Published: 19:30, 07 February 2018
The force required to cause serious fractures to a young baby's legs would have been well in excess of normal care, an expert has told a jury.
"It is not force you would use when changing a nappy, nor when playing with a baby and using cycling motions," said Dr Joanna Fairhurst.
The consultant paediatric radiologist was giving evidence at the trial of parents Jody Simpson, 24, and Tony Smith, 46, who are accused of child cruelty.
Maidstone Crown Court has heard the baby boy was left with life-changing injuries after he was allegedly deliberately injured by one of the parents.
The child was just 41-days-old when he was found to have suffered eight fractures to limbs and then developed life threatening septicaemia.
"The ongoing effects of his injuries will be considerable and lifelong," said prosecutor Heather Stangoe.
"There is a high risk of disability."
Miss Stangoe said the parents delayed taking the boy to their doctor from their flat in Square Hill Road, Maidstone, after he became ill.
They later told police they were delayed because they were waiting for a plumber to mend a broken boiler.
Simpson phoned their GP on November 14, 2014 and reported the baby had cold-like symptoms and was crying.
She was advised to give him Calpol and take him into the surgery when he was due for his six week check-up.
But when he was taken to the surgery four days later he was gravely ill, having developed swelling and shock.
Experts expressed surprise that the mother had not called for an ambulance, said Miss Stangoe.
The baby weighed 7lb 7oz at birth and was "healthy and thriving".
When he was taken to the GP’s surgery at 41 days by Simpson he was gravely ill, said Miss Stangoe.
He looked grey, had froth at the side of his mouth and was grunting.
His eyes were closed and his lower limbs were hard and swollen. The doctor suspected septicaemia.
The child was taken to Pembury Hospital and then transferred to a specialist unit in London.
"He was in a parlous condition and required multi-organ support in intensive care,” said Miss Stangoe.
"On admission, he was drowsy and showed signs of respiratory distress."
X-rays revealed fractures to both thighbones, both lower legs, the right lower leg and ankle, and fractures to the base of the left thumb and two bones in the big toe.
"There was no evidence of any underlying bone disorder," said Miss Stangoe.
"A paediatrician and another doctor concluded that his injuries were not accidental."
The doctor's view was that the fractures led to the onset of septicaemia. The prognosis was poor.
"It was thought highly likely he would die imminently from multiple organ failure, secondary to his injuries and septicaemia," said Miss Stangoe.
The child needed a prolonged course of treatment.
"The dislocation of the right lower leg and ankle is the most significant of the fractures and would have required considerable force," said Miss Stangoe.
"For example, swinging the baby by the ankle.
"The severity of that injury would have been apparent to the carer present at the time.
"They would obviously have known. He would have shown distress whenever his leg was moved.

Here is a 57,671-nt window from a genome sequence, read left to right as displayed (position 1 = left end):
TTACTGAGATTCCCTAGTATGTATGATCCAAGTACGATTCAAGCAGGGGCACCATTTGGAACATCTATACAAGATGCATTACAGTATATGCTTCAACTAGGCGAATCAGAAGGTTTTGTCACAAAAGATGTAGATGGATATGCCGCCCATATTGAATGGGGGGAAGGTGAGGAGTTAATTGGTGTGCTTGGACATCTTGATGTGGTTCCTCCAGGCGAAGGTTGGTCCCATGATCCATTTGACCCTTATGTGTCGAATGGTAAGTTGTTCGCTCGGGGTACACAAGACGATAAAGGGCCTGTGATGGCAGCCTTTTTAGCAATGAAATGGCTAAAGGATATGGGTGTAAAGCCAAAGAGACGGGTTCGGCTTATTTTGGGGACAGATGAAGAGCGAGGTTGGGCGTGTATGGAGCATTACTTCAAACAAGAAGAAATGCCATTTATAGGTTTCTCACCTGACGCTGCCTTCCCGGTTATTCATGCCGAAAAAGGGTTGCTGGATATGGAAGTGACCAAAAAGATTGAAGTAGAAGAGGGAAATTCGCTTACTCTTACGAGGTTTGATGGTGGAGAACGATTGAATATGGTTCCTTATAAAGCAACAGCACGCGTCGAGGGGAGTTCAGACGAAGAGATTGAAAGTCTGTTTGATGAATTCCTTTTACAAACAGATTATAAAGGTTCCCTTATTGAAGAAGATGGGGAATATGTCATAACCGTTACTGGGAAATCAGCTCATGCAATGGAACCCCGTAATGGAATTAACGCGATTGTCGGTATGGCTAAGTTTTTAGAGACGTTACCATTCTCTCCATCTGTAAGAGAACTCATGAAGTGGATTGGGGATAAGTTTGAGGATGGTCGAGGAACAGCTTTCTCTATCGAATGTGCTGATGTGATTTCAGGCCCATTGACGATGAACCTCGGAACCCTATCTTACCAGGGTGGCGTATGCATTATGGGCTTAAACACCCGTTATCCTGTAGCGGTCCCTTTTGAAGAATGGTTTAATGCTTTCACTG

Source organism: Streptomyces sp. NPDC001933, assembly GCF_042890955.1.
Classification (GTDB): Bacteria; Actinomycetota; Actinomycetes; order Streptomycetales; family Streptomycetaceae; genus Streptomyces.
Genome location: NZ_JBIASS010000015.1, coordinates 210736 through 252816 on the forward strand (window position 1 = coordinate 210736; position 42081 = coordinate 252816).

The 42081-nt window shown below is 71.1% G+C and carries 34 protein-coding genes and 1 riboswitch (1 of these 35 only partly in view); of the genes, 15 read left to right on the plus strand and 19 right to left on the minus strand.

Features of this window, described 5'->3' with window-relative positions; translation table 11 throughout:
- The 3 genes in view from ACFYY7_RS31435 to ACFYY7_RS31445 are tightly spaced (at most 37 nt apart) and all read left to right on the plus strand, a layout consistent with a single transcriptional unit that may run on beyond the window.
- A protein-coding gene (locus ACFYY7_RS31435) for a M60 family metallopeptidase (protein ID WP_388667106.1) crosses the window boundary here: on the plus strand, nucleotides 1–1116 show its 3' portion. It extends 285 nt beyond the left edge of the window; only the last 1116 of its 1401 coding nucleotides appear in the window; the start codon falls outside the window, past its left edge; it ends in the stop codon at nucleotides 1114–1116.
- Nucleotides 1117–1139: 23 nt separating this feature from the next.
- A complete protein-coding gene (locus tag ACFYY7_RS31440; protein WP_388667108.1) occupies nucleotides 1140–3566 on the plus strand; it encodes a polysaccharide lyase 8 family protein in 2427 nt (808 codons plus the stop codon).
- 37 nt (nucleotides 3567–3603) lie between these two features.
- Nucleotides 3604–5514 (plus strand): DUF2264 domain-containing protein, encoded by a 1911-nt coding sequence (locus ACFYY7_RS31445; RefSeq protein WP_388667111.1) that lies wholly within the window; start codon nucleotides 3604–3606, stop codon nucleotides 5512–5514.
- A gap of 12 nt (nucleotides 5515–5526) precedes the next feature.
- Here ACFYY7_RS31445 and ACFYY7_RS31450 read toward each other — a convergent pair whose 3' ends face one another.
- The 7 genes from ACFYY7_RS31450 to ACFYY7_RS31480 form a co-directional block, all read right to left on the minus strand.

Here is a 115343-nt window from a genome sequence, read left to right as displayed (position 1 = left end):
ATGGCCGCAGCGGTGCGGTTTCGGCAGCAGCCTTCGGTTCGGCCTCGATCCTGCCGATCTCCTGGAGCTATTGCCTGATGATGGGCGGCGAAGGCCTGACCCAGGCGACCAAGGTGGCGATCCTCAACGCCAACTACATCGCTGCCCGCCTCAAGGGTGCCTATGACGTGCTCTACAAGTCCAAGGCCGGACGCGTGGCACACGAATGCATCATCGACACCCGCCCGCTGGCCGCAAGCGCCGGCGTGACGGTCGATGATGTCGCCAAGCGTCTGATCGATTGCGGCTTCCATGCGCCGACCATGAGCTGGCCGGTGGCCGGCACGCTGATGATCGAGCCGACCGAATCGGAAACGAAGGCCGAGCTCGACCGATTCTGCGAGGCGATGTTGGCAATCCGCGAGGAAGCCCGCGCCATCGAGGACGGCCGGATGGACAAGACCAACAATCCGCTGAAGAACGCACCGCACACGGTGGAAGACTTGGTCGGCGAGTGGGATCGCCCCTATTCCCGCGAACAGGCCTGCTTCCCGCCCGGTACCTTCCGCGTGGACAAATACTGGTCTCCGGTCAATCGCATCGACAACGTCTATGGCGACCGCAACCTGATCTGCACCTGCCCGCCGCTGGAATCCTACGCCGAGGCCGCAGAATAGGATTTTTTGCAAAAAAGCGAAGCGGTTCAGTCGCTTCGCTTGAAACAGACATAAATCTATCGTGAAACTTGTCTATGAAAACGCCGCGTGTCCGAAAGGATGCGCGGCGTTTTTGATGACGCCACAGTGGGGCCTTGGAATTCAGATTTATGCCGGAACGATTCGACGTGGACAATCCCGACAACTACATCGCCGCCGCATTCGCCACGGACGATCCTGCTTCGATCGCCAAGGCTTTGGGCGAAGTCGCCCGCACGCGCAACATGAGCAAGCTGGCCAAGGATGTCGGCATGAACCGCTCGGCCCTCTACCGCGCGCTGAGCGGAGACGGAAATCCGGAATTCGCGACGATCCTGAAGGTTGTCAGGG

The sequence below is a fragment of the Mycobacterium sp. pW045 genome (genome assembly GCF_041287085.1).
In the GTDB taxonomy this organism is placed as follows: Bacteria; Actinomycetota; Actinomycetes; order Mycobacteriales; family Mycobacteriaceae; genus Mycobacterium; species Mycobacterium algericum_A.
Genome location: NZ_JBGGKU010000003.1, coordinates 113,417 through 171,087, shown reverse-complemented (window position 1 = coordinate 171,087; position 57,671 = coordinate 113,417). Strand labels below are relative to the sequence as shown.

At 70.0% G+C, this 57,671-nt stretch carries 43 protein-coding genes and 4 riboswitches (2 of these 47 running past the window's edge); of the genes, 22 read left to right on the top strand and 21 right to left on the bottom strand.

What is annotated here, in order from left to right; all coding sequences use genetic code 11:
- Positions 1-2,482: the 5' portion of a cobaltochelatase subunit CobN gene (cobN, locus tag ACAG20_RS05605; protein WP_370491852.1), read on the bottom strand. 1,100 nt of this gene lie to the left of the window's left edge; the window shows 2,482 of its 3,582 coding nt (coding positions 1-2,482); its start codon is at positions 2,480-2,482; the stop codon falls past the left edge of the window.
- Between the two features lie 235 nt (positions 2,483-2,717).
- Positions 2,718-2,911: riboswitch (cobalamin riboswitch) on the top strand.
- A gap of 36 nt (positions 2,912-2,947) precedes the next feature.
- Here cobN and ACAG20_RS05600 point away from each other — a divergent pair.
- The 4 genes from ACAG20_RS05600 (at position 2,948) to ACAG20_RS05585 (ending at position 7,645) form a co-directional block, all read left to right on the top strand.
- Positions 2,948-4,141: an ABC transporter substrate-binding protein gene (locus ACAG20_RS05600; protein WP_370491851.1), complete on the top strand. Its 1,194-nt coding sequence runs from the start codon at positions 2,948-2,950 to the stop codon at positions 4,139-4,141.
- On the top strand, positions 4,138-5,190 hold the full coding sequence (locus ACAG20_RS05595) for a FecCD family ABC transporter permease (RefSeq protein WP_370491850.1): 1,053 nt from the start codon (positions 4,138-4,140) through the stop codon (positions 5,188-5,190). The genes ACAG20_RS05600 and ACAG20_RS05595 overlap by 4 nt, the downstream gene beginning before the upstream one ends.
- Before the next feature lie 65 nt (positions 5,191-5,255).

"This would have continued for several days after the fracture."
Dr Fairhurst, who inspected X-rays of the fractures, said babies bones were very pliable, bending a long way and springing back.
"It would have to be bent and deformed a long way before it breaks,” she told jurors.
"For injury to occur the foot would have to be twisted away from the ankle or around very suddenly.
"You could grip the ankle and foot and yank them away from the body and twist at the same time. That is one way this fracture would occur.
"It would require a lot of displacement of the foot. Another way this could happen is if the foot was trapped and the body was yanked in such a way as the foot was kept still and twisted.
"What you need is that twisting and distortion at the ankle to cause that fracture.”
Fractures to the big toe, she said, could be caused by a direct blow with something solid.
"More commonly, these fractures occur because the foot is tightly gripped and twisted," she continued.
"The ongoing effects of his injuries will be considerable and lifelong" - prosecutor Heather Stangoe
"You have to grip really hard and twist to cause bones to break."
Asked if it was something that could occur in every day handling, Dr Fairhurst replied: "Absolutely not. It is well in excess of anything a normal carer would use from day to day."
Dr Fairhurst said there would most likely have been swelling from the fractures. They would have been very painful injuries.
"I would expect the baby to remain distressed and crying for up to half an hour after the injuries occurred," she said.
"Every individual fracture would be painful.
"All these fractures occurred over the same time period. In theory they could have occurred at the same time.
"It is possible to apply twisting and pulling force around the knee that will cause fractures above the knee and the lower thigh bone and below the knee and the upper shin bone.
"Fractures around the right knee and left knee could have occurred from a single episode.
"Both injuries could have occurred at the same time, for example, if both legs are held and twisted at the same time."
While all injuries could occur in the space of minutes, she said, there would have to be at least four separate forces.
Simpson and Smith, now both of Sydney Road, Whitstable, deny causing or allowing serious physical harm to a child and cruelty to a person under 16.
The trial continues.
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